I also learned that even in matters as banal as potty training, my husband is a wonderful father. Together we set a goal and together we potty-trained Noah in time to start preschool. If I’m busy when Noah announces, “I have to go pee pee!” Jordan will take him. If he’s busy, I take him. Once I tossed the training toilet and had Noah pee standing up in the regular toilet, it was Jordan who modeled holding and aiming. He was also quite fastidious about having Noah wash his hands, which I appreciated, especially as we began teaching Noah to wipe his butt. For once, I’m glad he’s such a stubborn kid, because when it’s time to wipe, he doesn’t even like me to do the final, clean swipe. “I’ll do it!” he demands.
Still I am apprehensive. Noah starts preschool next week and because it’s a public school, the teacher cannot accompany the kid into the bathroom. Also, no one can actually change his clothes should he have an accident. I’m particularly worried that he might pee during nap time. At home we still put a diaper on him when he sleeps. I don’t want anything to impede his progress or traumatize him.
I can just imagine my sleepy-eyed grump waking up to a wet bottom and soaked clothes as he does when he naps at home and crying, “I’m all wet!” He still has trouble putting on his underwear if they’re not around his ankles. I don’t know how he’s going to put on a new outfit by himself. I know I can’t control this so I have to just expect the best and if it doesn’t work out, continue working with him until he can do those things on his own. BUT, I really want my mornings back again. I want to send out queries for articles, finish the endnote cleanup on my manuscripts, update my website, investigate writing contests, and just GET ORGANIZED!
At the same time, I feel we’ve, as a family, made such an accomplishment, a major milestone. The other day, Grandma called and he had just wiped himself for the first time after going number two. He said hello and when Grandma asked what he was doing, he proudly declared, “I wiped my butt!” It was hysterical and lovely. How often is something both hysterical and lovely?
By: Sheana Ochoa
My sister and her family had to take their son to college, a long trek cross-country to Cornell. So, she gave us her tickets to the latest Circe de Soleil’s production, Iris. We took Noah last night at the Kodak theatre. I doubt Noah will remember his first visit to the circus, but it was an amazing experience.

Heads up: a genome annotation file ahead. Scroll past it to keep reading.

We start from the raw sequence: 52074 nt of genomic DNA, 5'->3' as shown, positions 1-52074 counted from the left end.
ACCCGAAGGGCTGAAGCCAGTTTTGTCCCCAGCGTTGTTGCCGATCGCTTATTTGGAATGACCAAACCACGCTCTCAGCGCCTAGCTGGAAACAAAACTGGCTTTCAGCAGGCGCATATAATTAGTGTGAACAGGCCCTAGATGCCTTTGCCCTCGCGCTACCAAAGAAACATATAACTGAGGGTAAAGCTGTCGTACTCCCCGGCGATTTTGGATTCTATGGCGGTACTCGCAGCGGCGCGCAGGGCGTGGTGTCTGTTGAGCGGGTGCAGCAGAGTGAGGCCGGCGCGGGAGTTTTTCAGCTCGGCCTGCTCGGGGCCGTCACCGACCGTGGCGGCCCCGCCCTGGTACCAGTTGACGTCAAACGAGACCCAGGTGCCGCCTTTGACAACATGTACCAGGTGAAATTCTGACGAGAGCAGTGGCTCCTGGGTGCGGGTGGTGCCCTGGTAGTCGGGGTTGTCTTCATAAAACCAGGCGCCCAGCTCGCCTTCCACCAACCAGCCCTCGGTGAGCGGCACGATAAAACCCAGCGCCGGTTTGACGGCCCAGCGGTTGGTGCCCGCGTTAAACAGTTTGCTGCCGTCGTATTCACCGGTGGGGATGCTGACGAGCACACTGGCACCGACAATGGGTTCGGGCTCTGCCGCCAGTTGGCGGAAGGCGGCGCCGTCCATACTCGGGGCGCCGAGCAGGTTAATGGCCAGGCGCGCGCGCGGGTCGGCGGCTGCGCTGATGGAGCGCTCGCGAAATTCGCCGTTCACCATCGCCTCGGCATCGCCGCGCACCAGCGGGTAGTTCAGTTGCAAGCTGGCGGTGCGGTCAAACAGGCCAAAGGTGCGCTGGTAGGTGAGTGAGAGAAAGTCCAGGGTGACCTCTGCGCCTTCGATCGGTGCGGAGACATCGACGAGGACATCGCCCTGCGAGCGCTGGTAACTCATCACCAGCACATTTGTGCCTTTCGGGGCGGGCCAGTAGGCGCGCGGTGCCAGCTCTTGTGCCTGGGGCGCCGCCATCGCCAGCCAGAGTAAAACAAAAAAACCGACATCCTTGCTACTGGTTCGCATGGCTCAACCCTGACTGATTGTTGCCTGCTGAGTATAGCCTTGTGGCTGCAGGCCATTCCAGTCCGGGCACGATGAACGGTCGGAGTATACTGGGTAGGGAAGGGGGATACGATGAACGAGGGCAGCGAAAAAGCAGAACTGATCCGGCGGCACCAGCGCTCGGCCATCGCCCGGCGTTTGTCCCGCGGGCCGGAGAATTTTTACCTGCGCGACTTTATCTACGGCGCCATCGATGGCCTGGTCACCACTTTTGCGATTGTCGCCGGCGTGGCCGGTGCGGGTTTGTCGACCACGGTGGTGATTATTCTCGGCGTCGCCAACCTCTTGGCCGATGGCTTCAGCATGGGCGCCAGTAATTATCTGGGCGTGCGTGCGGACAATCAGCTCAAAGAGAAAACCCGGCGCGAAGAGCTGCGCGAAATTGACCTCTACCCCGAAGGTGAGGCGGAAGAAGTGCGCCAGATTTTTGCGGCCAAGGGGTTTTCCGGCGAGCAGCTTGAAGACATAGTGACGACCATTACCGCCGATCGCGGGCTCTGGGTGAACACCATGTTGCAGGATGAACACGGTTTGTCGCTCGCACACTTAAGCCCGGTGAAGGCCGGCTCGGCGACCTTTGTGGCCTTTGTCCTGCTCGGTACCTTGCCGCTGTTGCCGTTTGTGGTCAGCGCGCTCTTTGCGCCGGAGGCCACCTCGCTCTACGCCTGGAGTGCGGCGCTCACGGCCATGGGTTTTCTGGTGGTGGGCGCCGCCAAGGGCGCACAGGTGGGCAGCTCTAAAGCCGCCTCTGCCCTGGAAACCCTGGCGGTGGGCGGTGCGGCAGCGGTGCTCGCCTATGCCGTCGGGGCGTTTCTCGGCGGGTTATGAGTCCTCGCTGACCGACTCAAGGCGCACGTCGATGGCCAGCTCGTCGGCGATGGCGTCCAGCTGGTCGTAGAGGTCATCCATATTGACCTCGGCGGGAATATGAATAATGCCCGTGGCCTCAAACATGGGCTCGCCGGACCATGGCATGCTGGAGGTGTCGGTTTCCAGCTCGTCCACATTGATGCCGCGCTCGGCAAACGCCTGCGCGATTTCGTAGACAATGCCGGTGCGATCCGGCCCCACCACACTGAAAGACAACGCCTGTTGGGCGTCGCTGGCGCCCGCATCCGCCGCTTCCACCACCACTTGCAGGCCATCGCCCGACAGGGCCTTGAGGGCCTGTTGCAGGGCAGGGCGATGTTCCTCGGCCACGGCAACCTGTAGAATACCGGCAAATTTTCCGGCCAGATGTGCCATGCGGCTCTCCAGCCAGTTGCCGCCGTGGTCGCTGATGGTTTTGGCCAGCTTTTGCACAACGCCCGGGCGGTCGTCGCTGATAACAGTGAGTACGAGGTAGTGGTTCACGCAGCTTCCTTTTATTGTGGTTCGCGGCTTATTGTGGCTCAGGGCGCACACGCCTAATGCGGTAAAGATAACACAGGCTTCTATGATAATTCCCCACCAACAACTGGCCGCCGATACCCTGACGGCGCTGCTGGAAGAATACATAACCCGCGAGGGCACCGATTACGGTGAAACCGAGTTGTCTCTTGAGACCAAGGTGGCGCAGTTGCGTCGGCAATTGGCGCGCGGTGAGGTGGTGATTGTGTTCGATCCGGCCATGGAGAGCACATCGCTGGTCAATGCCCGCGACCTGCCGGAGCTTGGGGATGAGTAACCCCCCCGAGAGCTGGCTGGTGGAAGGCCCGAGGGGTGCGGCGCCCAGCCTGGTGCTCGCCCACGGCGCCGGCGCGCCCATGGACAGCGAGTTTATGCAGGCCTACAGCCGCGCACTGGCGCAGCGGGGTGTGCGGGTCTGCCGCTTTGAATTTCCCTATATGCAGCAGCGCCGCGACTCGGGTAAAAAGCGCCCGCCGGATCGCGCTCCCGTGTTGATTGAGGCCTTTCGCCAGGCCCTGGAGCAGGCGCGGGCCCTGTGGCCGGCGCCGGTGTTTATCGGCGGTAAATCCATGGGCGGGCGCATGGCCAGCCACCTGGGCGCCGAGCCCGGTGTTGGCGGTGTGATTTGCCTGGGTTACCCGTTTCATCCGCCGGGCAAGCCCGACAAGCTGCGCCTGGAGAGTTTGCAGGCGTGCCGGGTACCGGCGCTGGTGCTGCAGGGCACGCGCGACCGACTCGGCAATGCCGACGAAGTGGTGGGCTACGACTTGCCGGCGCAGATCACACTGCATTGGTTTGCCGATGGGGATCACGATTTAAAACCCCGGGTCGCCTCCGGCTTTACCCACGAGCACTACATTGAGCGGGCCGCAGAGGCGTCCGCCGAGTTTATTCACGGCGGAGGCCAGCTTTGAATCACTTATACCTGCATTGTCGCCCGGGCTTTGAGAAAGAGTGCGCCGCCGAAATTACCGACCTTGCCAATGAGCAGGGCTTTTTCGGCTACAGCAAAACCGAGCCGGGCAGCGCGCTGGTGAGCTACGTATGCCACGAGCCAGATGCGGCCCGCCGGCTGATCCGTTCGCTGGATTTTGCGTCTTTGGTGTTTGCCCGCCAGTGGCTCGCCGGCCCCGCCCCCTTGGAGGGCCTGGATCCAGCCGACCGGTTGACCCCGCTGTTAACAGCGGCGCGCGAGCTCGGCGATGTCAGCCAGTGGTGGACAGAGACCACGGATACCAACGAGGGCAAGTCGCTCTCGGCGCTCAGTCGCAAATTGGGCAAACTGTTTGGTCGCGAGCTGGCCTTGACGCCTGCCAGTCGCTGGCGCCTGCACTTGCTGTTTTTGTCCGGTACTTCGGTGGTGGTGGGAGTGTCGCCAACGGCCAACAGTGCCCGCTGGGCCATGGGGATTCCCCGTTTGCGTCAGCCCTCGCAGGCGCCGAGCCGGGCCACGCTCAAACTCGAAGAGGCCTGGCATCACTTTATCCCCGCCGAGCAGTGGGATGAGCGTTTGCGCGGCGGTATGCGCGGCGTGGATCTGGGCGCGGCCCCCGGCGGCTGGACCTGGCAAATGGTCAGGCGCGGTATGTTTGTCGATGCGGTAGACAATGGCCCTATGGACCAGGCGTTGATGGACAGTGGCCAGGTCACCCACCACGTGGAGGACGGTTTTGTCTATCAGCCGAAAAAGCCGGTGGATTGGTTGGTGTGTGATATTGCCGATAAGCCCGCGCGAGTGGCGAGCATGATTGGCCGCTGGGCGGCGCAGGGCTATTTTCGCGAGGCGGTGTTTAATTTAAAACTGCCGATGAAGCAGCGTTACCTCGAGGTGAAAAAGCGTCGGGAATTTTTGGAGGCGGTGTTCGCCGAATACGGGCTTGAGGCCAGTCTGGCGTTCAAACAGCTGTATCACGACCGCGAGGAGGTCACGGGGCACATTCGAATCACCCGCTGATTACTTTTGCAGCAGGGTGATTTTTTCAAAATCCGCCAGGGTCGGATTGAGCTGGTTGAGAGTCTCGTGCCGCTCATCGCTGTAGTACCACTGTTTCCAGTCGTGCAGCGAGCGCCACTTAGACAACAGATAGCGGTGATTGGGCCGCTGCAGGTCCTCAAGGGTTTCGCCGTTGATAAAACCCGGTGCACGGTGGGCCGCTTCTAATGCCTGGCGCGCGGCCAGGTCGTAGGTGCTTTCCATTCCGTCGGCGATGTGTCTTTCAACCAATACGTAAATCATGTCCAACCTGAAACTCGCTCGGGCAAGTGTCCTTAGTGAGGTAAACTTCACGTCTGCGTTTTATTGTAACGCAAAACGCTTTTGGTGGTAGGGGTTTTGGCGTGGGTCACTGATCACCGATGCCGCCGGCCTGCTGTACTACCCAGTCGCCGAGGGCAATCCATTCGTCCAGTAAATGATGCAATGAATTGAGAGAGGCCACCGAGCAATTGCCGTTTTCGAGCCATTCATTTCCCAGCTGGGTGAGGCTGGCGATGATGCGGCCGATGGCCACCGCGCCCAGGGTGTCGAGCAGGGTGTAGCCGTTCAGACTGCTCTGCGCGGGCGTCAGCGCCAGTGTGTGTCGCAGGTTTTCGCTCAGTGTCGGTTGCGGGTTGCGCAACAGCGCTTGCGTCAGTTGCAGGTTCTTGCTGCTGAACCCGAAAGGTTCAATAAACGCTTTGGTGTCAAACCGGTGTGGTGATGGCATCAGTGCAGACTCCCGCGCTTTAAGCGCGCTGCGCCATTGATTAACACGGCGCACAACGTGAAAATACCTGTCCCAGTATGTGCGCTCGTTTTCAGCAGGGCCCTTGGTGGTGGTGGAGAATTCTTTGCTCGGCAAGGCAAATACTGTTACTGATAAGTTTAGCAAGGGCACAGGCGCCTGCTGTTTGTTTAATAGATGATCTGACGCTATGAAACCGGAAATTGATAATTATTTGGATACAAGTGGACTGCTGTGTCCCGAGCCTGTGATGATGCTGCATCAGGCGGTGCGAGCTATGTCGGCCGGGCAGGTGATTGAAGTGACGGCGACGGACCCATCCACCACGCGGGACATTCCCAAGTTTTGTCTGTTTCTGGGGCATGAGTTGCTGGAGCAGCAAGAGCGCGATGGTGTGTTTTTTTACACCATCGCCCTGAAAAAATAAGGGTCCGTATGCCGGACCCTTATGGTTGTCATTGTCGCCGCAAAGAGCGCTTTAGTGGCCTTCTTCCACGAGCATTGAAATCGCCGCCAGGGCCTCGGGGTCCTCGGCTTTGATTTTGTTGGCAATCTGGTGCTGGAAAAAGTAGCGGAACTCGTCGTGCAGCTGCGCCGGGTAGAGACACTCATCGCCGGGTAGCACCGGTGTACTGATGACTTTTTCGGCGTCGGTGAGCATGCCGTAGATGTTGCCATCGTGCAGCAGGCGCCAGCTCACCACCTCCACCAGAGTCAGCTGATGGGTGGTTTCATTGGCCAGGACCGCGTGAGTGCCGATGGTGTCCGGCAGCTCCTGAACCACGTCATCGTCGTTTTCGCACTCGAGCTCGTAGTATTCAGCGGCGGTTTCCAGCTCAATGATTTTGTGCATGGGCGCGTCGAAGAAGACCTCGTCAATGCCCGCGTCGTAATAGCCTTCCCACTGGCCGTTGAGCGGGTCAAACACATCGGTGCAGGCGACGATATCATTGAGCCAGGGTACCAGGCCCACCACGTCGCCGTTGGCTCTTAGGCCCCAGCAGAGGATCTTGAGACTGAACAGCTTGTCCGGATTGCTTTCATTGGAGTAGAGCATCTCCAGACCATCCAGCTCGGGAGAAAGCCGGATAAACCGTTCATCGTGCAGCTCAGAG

The production was state-of-the-art, impeccable, combining film tricks with phenomenal physical feats; the entire show was pure eye candy. A perfect metaphor. I felt like a kid in a candy shop, not knowing which way to look because everything was so enticing. Noah is an outstanding audience member. He claps, he gasps, he narrates what’s going on. He’s learning to whisper, so the latter isn’t so annoying to others. I’ve been taking Noah to the movies and to concerts for over a year now. I love that he’s being exposed to so much art and culture.
I think I am the one most benefiting from these experiences, however. The first time I took Noah to the movies he had just turned two. I didn’t think we would actually be able to stay and see the film, but it was an experiment. I couldn’t take my eyes off Noah who was absolutely mesmerized by the big screen. He watched the entire movie and has gone to half a dozen movies since.
Motherhood is more than I could have imagined. No doubt it’s challenging –creating boundaries, modeling correct behavior. But there’s this whole other aspect I hadn’t even considered. Not the complete adoration and pride, which I had anticipated. What I never imagined was all this laughter. The boy cracks me up. We laugh and play and tickle and act completely silly. Last night, I unabashedly clapped and gasped and narrated (voc sotto), delighting in the circus. With Noah, I get to be a kid on a daily basis, which makes the adult responsibility of raising him less daunting.
I do know this is going by all too quickly. One day I’ll be taking Noah off to college and this will all be over. But think of all the fun we get to have in the next 15 years!
By: Sheana Ochoa
Potty training my toddler —whom my husband and I often refer to as Bam Bam —is no different from training my late dog, Chloe. They hem and haw, have accidents, and require loads of paper towels and consistency. I realized the similarities last weekend when my brother, who is rather fastidious, invited us over for lunch. It was a perfect afternoon with excellent food and a cool breeze on the patio. I went inside to retrieve something and when I returned, I discovered marble-sized turds all over the carpet next to the lunch table. My brother was shocked, “I’ve never seen anything like it.” Needless to say, he isn’t having children; they don’t go with his immaculate home décor. The only difference between training an animal and a person is psychological, which can actually become a chasm of difference if your child is as stubborn as mine.